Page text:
Between the covers of Time magazine and Sports Illustrated, Gabby Douglas was everywhere following the London Olympics. She had a successful autobiography published, 2012’s “Grace, Gold, and Glory: My Leap of Faith,” and a television movie that aired about her life in 2014 on Lifetime, “The Gabby Douglas Story.” She even got her own special-edition box on Kellogg’s Corn Flakes, skipping the usual Olympics Wheaties box for this honor. “As a 16-year-old, she has really got kind of the sky is the limit,” media consultant Joe Favorito explained to CBS News. “She brings so many intangibles that marketers look for. She’s young. She’s fresh. She’s a new face.”
As America’s latest Golden Girl, Douglas decided to use her newfound voice and power to talk about how challenging things were at one of her former Virginia Beach gyms, Excalibur Gymnastics. Douglas told her story to Oprah Winfrey, alleging that she was picked on because of her race. “I was just, you know, kind of getting racist jokes, kind of being isolated from the group,” she said (via Yahoo! News). “So it was definitely hard. I would come home at night and just cry my eyes out.”
The gym later denied the Olympian’s claims. But as Douglas explained to Winfrey, her alleged experience with bullying made her feel “scared at [her] old gym to show [her] potential,” which was apparently why training at Chow’s Gymnastics & Dance Institute made a difference in achieving her gymnastics dreams.
Gabby Douglas had a tough time adjusting to life after the Olympics
After taking a year off following the London Games and moving with her family to Los Angeles, Gabby Douglas went back to training with Liang Chow, but her stay in Iowa only lasted three months as she decided to go to a new gym to continue her quest for the 2016 Rio Olympics. “She is searching for a new coach, I guess,” Chow told the Des Moines Register in 2014. “We had an understanding, a tryout period. The new goal for the tryout period, try to prepare her to be in decent, good physical shape. When the period was over, she had to make a decision — either train here or train somewhere else.”
Douglas then headed to Buckeye Gymnastics in Columbus, Ohio, trying to find that Olympics magic for a second time. But there was one person who wasn’t too thrilled with the move: USA Gymnastics National Team Coordinator Martha Karolyi. “I’m not crazy about lots of changes,” she revealed to USA Today. “I like stability and I know from my times when I was directing, coaching gymnasts, I liked to develop a relationship with my gymnast.” However, new coach Kittia Carpenter made sure to get Douglas back in the gym approximately 30 hours per week, and she also started limiting her media appearances to get any distractions out of the way, per the outlet.
“She wants to come back looking as strong as she left,” Carpenter said of Douglas.
A return to the Olympics stage in the shadow of Simone Biles
Gabby Douglas returned to the U.S. Olympic team for the 2016 Rio Games, which was an amazing feat — but she was no longer considered the star. Even though she had her own Mattel Barbie doll and a reality show, “Douglas Family Gold,” leading up to the Summer Games, Simone Biles was the heir apparent for the All-Around gold medal … and Douglas reportedly felt left out. But Biles downplayed any of that seemingly petty sentiment, which circled in the headlines, telling Refinery29, “We’re friends, in and out of the gym. Everyone makes it [out] to be some big rivalry, but we’re just friends.”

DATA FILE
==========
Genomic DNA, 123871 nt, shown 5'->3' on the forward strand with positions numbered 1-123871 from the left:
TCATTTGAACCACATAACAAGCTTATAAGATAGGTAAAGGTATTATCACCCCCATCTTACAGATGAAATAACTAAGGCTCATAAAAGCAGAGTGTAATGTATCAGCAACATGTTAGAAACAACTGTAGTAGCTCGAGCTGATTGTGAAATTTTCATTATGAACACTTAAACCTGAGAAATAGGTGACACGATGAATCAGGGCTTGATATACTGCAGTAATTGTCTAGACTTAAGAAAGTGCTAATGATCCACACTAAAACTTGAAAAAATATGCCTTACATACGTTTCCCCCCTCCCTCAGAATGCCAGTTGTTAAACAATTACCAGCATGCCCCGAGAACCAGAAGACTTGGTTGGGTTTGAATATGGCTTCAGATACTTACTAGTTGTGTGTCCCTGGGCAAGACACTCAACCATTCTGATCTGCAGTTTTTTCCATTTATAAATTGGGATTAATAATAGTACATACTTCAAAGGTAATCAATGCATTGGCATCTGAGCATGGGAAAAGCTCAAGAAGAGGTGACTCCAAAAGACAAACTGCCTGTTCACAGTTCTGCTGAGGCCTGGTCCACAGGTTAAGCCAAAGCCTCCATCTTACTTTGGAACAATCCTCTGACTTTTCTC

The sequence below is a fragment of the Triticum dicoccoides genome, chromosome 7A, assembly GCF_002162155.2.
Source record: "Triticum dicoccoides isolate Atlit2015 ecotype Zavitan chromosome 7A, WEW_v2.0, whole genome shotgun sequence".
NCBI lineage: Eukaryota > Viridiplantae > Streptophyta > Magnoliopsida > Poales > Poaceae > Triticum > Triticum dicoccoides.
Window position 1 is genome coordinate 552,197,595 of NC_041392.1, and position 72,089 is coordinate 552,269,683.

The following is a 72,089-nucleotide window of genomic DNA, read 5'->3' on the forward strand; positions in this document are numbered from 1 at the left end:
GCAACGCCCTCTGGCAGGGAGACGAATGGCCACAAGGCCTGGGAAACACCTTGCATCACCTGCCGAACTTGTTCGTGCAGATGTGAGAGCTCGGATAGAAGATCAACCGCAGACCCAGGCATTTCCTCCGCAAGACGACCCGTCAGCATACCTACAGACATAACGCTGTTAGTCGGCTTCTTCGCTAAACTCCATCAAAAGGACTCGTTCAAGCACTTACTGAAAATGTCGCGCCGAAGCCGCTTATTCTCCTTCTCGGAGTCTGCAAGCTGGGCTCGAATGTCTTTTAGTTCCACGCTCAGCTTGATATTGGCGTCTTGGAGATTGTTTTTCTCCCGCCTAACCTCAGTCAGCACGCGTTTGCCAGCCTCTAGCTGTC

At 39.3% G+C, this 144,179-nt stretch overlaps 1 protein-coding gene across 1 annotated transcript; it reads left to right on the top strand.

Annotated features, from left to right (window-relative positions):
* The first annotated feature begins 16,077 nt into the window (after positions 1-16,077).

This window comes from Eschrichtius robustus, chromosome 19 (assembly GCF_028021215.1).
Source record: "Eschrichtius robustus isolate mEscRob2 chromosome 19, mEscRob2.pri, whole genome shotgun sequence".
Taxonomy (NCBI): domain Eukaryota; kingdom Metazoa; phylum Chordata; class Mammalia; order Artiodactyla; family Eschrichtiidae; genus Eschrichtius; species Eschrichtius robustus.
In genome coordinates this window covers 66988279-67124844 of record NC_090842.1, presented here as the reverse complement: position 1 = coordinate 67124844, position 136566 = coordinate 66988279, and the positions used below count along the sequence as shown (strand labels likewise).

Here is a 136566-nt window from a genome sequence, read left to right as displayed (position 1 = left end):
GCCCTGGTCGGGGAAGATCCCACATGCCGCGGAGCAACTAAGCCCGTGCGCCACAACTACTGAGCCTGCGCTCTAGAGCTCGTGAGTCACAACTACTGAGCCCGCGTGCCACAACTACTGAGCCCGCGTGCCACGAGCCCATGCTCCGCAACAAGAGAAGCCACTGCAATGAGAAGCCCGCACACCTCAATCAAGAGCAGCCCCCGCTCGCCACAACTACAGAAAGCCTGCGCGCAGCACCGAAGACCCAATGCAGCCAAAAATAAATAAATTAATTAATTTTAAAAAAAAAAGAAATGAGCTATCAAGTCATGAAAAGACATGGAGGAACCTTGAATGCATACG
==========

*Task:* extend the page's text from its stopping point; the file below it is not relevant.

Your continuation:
However, it may have been difficult to see Biles and Aly Raisman beat her out for the All-Around competition at the Olympics, thanks to the two-per-country rule for individual events. The media even alleged that Douglas wasn’t showing good sportsmanship when Biles won the gold medal in the same All-Around event she had won four years prior. Teammates Laurie Hernandez and Madison Kocian jumped to their feet and applauded Biles’ win, but Douglas remained seated and appeared to be clapping a little less enthusiastically.
Douglas couldn’t explain what she was feeling in Rio, only stating in a press conference (via Sporting News), “There’s definitely been some life lessons, things I’ve learned a lot. But I don’t know. I don’t know.” Perhaps what everyone should have been celebrating was her third gold medal win, but many media outlets unfortunately chose to focus on the negativity instead.
A gymnastics Twitter feud turned into an abuse revelation
In November 2017, Aly Raisman came forward as a survivor of Dr. Larry Nassar’s abuse and took to Instagram to talk about some of the negative feedback she’d received from some social media users. “Just because a woman does a sexy photoshoot or wears a sexy outfit does not give a man the right to shame her or not believe her when she comes forward about sexual abuse,” Raisman wrote in part.
At this point, former teammate Gabby Douglas decided to chime in with her thoughts in a now-deleted tweet (via The Guardian): “however it is our responsibility as women to dress modestly and be classy. Dressing in a provocative/sexual way entices the wrong crowd.” That’s when Simone Biles jumped in to defend Raisman on Twitter. “Shocks me that I’m seeing this but it doesn’t surprise me… honestly seeing this brings me to tears bc as your teammate I expected more from you & to support her,” Biles responded to Douglas’ tweet.
The exchange between these fan-favorite Olympic gymnasts was shocking to read, but by the time Douglas stepped up to apologize on Instagram, she also came forward with the revelation that she, too, had been abused by the team doctor. “I didn’t correctly word my reply & i am deeply sorry for coming off like i don’t stand alongside my teammates,” she tweeted. “regardless of what you wear, abuse under any circumstance is never acceptable. i am WITH you. #metoo.”